It Is World Pressure Ulcer Prevention Day

Date Added 17.11.16

What are pressure ulcers?

Most people know these as bed sores or pressure sores.  There are a number of reasons pressure ulcers can develop from poor care or because limited mobility means that pressure stops the blood flowing properly to skin. However 95% of pressure ulcers are preventable.

Pressure ulcers can be very painful and they are graded for severity from Lower Grade 1 to Grade 4. Lower Graded pressure ulcers are discoloured or inflamed skin with Grade 4 pressures sores being open wounds exposing underlying bone or muscle. Even if a pressure ulcer heals the skin can remain vulnerable and will need additional care in the future to protect skin integrity.

This is why any Grade 3 or Grade 4 Pressure Ulcers must be reported to the Care Quality Commission by the Care Home if a resident has suffered from either.

Veronica Male, our Care Home Abuse and Neglect Specialist, says, “The majority of pressure ulcers can be prevented with good care. When a loved one becomes a resident in a Care Home or hospital their health needs must be properly assessed. This involves assessing that person’s risk of developing pressure sores. Some residents may need a pressure relieving mattress, and cushion for their chair and a plan to ensure their position is changed on a regular basis and recorded.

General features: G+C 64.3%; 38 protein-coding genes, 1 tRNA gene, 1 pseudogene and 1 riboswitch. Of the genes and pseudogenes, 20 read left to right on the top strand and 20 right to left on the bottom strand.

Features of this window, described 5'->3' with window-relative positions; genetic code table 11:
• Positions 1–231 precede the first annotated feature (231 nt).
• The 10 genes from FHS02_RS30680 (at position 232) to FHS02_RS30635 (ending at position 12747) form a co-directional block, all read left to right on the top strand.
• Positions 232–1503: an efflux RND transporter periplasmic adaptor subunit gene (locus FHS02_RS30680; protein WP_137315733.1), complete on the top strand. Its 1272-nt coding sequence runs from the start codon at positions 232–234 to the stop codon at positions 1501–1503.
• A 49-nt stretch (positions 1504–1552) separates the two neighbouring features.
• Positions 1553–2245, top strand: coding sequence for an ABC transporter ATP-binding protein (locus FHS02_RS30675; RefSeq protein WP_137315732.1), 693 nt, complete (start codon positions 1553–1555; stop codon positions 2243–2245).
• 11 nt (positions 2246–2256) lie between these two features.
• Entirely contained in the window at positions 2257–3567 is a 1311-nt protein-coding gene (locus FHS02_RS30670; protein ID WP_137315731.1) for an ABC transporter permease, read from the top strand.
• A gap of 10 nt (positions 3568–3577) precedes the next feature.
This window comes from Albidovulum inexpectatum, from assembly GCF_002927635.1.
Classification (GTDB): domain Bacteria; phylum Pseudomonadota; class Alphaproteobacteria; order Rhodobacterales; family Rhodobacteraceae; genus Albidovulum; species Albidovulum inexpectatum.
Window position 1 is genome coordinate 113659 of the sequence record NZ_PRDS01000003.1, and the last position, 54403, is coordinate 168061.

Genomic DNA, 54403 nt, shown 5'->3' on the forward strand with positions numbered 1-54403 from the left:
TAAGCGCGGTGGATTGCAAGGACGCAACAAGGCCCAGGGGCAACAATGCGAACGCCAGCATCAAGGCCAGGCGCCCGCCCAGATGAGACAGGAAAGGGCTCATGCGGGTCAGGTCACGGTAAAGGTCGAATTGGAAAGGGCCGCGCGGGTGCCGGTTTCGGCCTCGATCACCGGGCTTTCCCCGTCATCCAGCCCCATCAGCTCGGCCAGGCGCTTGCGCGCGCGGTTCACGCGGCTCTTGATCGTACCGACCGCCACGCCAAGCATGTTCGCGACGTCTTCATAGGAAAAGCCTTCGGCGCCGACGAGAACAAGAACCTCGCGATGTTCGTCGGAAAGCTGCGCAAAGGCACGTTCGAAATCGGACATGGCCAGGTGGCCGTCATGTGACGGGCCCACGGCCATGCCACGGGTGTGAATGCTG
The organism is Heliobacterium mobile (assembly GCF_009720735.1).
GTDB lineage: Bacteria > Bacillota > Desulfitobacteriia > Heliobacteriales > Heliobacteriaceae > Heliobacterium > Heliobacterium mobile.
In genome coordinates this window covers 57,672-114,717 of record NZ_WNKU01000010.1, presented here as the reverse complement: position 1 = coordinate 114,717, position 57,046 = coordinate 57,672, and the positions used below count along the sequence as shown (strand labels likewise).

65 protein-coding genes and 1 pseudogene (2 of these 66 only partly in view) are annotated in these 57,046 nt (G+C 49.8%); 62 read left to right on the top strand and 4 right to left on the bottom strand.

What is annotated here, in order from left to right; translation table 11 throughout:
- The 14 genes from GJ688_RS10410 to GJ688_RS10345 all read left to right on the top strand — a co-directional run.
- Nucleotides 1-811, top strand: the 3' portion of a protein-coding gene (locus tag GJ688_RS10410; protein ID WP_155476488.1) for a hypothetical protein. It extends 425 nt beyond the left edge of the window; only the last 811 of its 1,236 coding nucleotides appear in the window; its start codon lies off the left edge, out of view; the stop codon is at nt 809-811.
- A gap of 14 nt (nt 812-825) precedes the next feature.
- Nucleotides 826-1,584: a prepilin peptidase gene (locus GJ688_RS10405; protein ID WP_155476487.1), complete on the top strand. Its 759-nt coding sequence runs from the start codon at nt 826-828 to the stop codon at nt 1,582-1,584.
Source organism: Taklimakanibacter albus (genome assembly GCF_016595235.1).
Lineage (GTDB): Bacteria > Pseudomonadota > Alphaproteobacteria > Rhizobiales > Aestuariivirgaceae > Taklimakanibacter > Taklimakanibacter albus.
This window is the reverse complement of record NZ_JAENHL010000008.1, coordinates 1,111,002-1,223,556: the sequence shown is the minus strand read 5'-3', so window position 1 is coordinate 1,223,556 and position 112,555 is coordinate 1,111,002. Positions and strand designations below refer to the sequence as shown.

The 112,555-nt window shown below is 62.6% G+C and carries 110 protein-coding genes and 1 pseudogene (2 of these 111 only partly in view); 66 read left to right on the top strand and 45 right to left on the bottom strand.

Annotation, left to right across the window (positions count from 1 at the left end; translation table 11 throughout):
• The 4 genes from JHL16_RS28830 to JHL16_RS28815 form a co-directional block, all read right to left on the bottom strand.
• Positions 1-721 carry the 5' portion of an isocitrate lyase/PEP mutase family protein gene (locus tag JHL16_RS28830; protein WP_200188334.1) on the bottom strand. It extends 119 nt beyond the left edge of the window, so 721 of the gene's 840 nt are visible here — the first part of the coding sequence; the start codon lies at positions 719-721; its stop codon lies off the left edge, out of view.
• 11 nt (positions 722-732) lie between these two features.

“Sadly the majority of cases I see where people have suffered pressure ulcers have come from poor continence care with people being left in soiled bedding or incontinence wear. This frustrates and angers me as these pressure ulcers could have been so easily prevented with just good basic personal hygiene care.”

It Is World Pressure Ulcer Prevention Day

How can pressure sores be prevented?

The Care Inspectorate, the Scottish Equivalent of the Care Quality Commission (The independent regulator of all health and social care services in England) have published guidance with Health Care Improvement on how to prevent and treat pressure ulcers.

The Guidance can be accessed through this link:

http://www.careinspectorate.com/index.php/news/3531-world-stop-pressure-ulcer-day-17-november-2016

They advise that with appropriate risk assessments, care planning and good staff training pressure ulcers can be dramatically reduced.

Because the majority of pressure ulcers can be prevented if you or a loved one has suffered a pressure ulcer whilst in the care of a Care Home or hospital and you want to discuss making a claim for compensation Talk to Tollers on 0333 414 9123 or email us personalinjury@tollers.co.uk

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